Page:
LISBON, Portugal — The foreign lenders who granted Portugal a €78 billion ($100 billion) bailout last year have agreed to ease the country's budget targets as it struggles to cut its debt load amid a recession, Finance Minister Vitor Gaspar said Tuesday.
Gaspar announced that Portugal's budget government deficit goal this year has been raised from its original target of 4.5 percent to 5 percent of the country's €171 billion economy.
Gaspar said the new target was agreed with the International Monetary Fund, the European Commission and the European Central Bank. They made up the so-called "troika" which lent Portugal the €78 billion lifeline in May last year when it was engulfed by the eurozone's financial crisis. Greece and Ireland also needed help.
Representatives from the troika are also currently in Greece, where they are investigating whether the country has gone far enough in its austerity program and economic reforms to be allowed the next payment in its bailout loans. The debt-crippled country is struggling to come up with cuts worth €11.5 billion ($14.7 billion) for 2013-14 it promised its creditors which are needed if the country is to continue getting rescue loan payments.
Portugal applied for a bailout after it built up huge debts following a decade of meager economic growth. It has been finding it difficult to reach its economic targets because the country's economic slowdown, expected to bring a 3 percent contraction of gross domestic product this year, has meant a bigger drop in tax revenues than expected. Also, a record jobless rate of 15.7 percent has drained Treasury resources, making it difficult for the government to cut the national debt load despite a raft of cutbacks.
Though Portugal is one of the smaller countries using the shared currency, its continuing woes have underlined the difficulties Europe faces in drawing a line under the crisis through unpopular austerity measures and economic reforms that could take years to bear fruit.
"This is a grave moment" for Portugal and the wider eurozone, Gaspar told a news conference. Portugal "is in deep crisis," he said.
The new deficit target gave Portugal some breathing space, but Gaspar said the recession is now expected to continue into next year, shrinking the economy by 1 percent. That would make it the fourth year of recession in five years.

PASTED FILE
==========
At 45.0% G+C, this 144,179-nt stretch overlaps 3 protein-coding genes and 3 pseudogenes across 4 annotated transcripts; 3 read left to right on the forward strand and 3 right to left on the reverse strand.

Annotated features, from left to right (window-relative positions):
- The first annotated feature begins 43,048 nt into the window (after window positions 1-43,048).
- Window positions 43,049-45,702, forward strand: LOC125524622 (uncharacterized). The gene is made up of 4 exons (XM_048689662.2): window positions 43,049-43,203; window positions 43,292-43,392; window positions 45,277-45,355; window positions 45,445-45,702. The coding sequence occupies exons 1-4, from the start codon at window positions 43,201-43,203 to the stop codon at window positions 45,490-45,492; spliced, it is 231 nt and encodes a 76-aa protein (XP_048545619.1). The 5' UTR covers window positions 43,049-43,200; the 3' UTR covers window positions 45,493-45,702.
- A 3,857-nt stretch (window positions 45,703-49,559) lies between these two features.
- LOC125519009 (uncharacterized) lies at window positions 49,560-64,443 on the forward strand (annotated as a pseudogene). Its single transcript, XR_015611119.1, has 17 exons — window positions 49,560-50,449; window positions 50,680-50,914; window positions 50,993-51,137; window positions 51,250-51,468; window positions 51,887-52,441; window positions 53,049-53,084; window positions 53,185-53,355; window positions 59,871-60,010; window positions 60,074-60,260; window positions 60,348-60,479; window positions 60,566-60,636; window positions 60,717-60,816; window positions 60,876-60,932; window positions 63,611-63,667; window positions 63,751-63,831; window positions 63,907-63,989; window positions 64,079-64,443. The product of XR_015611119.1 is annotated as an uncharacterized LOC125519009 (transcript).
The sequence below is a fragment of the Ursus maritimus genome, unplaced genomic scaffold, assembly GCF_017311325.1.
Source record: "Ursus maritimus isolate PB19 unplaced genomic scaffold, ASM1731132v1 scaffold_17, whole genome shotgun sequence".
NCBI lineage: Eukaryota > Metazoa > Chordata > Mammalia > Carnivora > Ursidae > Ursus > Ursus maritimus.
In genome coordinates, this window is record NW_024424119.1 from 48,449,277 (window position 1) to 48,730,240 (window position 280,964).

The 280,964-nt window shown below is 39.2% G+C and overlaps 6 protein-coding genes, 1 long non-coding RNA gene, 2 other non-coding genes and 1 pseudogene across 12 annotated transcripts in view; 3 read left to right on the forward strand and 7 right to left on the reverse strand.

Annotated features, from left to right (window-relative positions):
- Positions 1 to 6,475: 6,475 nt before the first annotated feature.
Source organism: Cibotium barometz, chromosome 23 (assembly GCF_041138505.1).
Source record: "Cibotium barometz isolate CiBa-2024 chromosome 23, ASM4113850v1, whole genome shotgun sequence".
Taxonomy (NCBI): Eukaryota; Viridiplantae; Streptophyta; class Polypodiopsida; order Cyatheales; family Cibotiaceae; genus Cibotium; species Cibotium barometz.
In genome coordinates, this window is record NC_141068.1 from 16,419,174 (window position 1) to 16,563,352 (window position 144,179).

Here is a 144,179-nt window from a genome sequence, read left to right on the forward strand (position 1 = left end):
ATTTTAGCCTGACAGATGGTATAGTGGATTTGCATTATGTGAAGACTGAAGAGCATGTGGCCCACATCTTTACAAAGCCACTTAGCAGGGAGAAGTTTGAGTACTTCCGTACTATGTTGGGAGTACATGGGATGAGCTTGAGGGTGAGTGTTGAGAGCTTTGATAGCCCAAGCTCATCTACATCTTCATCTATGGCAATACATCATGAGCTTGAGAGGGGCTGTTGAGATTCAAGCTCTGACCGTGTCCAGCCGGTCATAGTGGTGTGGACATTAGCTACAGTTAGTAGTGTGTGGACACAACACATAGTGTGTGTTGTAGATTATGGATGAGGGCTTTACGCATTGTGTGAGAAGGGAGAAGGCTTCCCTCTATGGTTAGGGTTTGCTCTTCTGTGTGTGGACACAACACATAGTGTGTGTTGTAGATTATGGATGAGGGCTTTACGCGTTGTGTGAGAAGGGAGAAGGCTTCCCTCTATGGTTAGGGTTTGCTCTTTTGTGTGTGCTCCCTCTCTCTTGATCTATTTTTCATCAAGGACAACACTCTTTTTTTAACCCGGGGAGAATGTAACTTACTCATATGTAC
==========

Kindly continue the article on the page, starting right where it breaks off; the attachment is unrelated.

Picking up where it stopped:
Gaspar's announcement came at the end of a two-week assessment by inspectors working for the troika. Portugal has to comply with the terms of the financial rescue agreement to qualify for the next batch of bailout funds.
The inspectors noted that Portugal has made "significant progress" in its efforts to restore fiscal health, Gaspar said. Portugal's budget deficit in 2010 was 10.1 percent.
The inspectors made no public comment.
Gaspar also said Tuesday that the country's 2013 state budget will include more cuts, insisting the government's policies are "appropriate" despite a broad public outcry over austerity.
Portugal needs to save €4.9 billion in 2013 compared with this year, Gaspar said.
The government will accelerate a reduction in public sector staffing levels next year and introduce further cuts in public sector pay and pensions, Gaspar said. There will be further cutbacks in the public education and health systems, he said.
A change in income tax brackets will mean most people will end up surrendering more of their income. High earners will pay a "solidarity tax" next year and will be subject to new taxes on capital gains, dividends, luxury goods and property valued over €1 million.
He said details of those steps will be announced in the next year's state budget, scheduled for publication Oct. 15.
As part of its austerity program, Gaspar said the government also intends to privatize its national airline, TAP Air Portugal, and airport management company ANA Aeroportos by the end of the year. It will also sell off mail company CTT, waste management company Aguas de Portugal and rail cargo company CP Carga next year.